Current issues of ACP Journal Club are published in Annals of Internal Medicine


Therapeutics

Eptifibatide reduced deaths and nonfatal myocardial infarction in acute coronary syndromes

ACP J Club. 1999 Jan-Feb;130:1. doi:10.7326/ACPJC-1999-130-1-001


Source Citation

The PURSUIT Trial Investigators. Inhibition of platelet glycoprotein IIb/IIIa with eptifibatide in patients with acute coronary syndromes. N Engl J Med. 1998 Aug 13;339:436-43.


Abstract

Question

In patients who have acute coronary syndromes without persistent ST-segment elevation, can the inhibition of platelet aggregation with eptifibatide decrease mortality and nonfatal infarction?

Design

30-day randomized, double-blind, placebo-controlled trial.

Setting

726 hospitals in 28 countries.

Patients

10 948 patients who had symptoms of ischemic chest pain at rest for ≥ 10 minutes in the previous 24 hours and transient ST-segment elevation > 0.5 mm, ST-segment depression > 0.5 mm, T-wave inversion > 1 mm within 12 hours of chest pain, or serum creatine kinase-MB level above the upper limit of normal. Exclusion criteria included persistent ST-segment elevation > 1 mm, bleeding diathesis, gastrointestinal or genitourinary bleeding in the previous 30 days, systolic blood pressure > 200 mm Hg or diastolic blood pressure > 110 mm Hg, nonhemorrhagic stroke in the previous 30 days, history of hemorrhagic stroke, renal failure, or pregnancy.

Intervention

All patients received aspirin, 80 to 325 mg/d, and heparin, 5000 U bolus plus 1000 U/hr infusion. Patients were allocated either to low-dose eptifibatide, 180 U/kg of body weight bolus dose plus an infusion of 1.3 U/kg per minute (n = 1487); high-dose eptifibatide, 180 U/kg bolus dose plus an infusion of 2.0 U/kg per minute (n = 4722); or a bolus and infusion of placebo (n = 4739) for 72 hours or until discharge. The primary comparison groups were the high-dose and placebo groups (median age 64 y, 64% men).

Main outcome measures

The combined end point of death plus nonfatal myocardial infarction (MI) at 30 days. Secondary outcome measures included death or nonfatal MI within 30 days, the combined end point at 4 days and at 7 days, and bleeding and stroke rates.

Main results

The combined end point occurred less often in the eptifibatide group than in the placebo group at 4 days (P = 0.01), 7 days (P = 0.02), and 30 days (P = 0.04) (Table). Fewer nonfatal MIs at 4 days (7% vs 8%, P = 0.03) occurred in the eptifibatide group than in the placebo group. More patients in the eptifibatide group than in the placebo group had bleeding (24% vs 17%, P = 0.02 for minor or major bleeding). No differences existed between groups for other secondary outcomes.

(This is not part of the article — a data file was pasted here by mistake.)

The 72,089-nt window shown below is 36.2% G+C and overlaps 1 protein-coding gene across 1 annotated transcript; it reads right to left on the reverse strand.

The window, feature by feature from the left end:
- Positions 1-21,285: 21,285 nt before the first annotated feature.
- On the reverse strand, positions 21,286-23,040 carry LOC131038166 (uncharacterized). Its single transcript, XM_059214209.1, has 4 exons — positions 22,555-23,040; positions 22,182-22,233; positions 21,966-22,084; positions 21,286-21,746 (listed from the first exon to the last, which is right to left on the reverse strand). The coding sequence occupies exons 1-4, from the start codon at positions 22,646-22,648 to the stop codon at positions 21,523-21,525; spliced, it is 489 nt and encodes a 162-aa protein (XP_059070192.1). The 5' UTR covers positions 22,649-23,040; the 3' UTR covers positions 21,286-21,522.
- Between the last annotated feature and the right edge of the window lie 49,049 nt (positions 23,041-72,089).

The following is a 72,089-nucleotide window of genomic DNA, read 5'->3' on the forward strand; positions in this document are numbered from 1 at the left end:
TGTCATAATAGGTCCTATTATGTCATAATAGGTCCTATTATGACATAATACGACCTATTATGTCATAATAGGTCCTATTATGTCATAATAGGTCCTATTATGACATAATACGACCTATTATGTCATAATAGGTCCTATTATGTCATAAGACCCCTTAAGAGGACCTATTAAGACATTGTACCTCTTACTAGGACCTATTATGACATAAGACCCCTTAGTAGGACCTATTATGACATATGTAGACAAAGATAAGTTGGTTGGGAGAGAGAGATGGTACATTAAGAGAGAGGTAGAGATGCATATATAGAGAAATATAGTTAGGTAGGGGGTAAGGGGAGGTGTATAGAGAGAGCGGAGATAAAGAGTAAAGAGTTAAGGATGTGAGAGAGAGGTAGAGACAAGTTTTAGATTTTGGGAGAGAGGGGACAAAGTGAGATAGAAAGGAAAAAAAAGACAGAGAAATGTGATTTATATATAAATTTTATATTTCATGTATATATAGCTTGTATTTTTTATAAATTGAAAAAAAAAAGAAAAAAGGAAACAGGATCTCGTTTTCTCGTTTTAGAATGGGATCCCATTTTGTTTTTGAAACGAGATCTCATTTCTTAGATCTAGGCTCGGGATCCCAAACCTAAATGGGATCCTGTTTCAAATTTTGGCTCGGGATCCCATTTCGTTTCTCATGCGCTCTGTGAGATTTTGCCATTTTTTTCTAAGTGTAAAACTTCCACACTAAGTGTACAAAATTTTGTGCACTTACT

Conclusion

In patients with acute coronary syndromes who did not have persistent ST-segment elevation, eptifibatide led to reduced combined death and nonfatal MI and increased bleeding.

Sources of funding: COR Therapeutics and Schering-Plough Research Institute.

For correspondence: Dr. R.A. Harrington, Duke Clinical Research Institute, 2024 West Main Street, Durham, NC 27705, USA. FAX 919-668-7072.


Table. Eptifibatide (EP) vs placebo for acute coronary syndromes*

Outcomes EP Placebo RRR (95% CI) NNT (CI)
Death or nonfatal MI at 30 d 14% 16% 9% (0 to 18) 68 (35 to 1920)
Death or nonfatal MI at 7 d 10% 12% 13% (2 to 22) 67 (37 to 399)
Death or nonfatal MI at 4 d 8% 9% 16% (4 to 27) 68 (39 to 265)

*MI = myocardial infarction. Other abbreviations defined in Glossary; RRR, NNT, and CI calculated from data in article.


Commentary

The overall benefit observed in the PURSUIT trial is small: a 1.5% absolute reduction in death or MI. The risk for severe bleeding was increased by 16% or 67%, depending on the definition.

Although not documented or discussed in this report, the reduction in the combined end point was almost entirely restricted to the subgroup of patients who had an early revascularization procedure. 74 fewer events occurred in the eptifibatide group than in the placebo group, with 68 (92%) of these events occurring in the subgroup with early revascularization (24% of the total group).

The observed treatment effect varied among geographic regions: The effect was the greatest in North America, followed by western Europe, Latin America, and eastern Europe. This variation can be explained by differences in the absolute risks in the placebo group (figures not shown in the article) or in the rate of early revascularization. The latter hypothesis is supported by the wide regional variations in the frequency of cardiac catheterization: 79% in North America, 58% in western Europe, 46% in Latin America, and 20% in eastern Europe.

PURSUIT is the first trial of eptifibatide with a large study population. Its results confirm those of previous trials on GIIb/IIIa receptor antagonists (abciximab, tirofiban, or eptifibatide) in patients who had coronary balloon angioplasty or atherectomy. However, further trials are needed to show a benefit of such antagonists in patients with acute coronary syndrome who do not pursue coronary revascularization. In addition, because women did not benefit from the treatment in PURSUIT, further trials and retrospective analysis of the current study are required to clarify this point. Also, the benefit in low-risk patients should be evaluated carefully. Physicians should wait for publication of these data before extending the use of GIIb/IIIa-receptor antagonists to patients who are not selected for revascularization.

Jean-Pierre Boissel, MD
Université Claude BernardLyon, France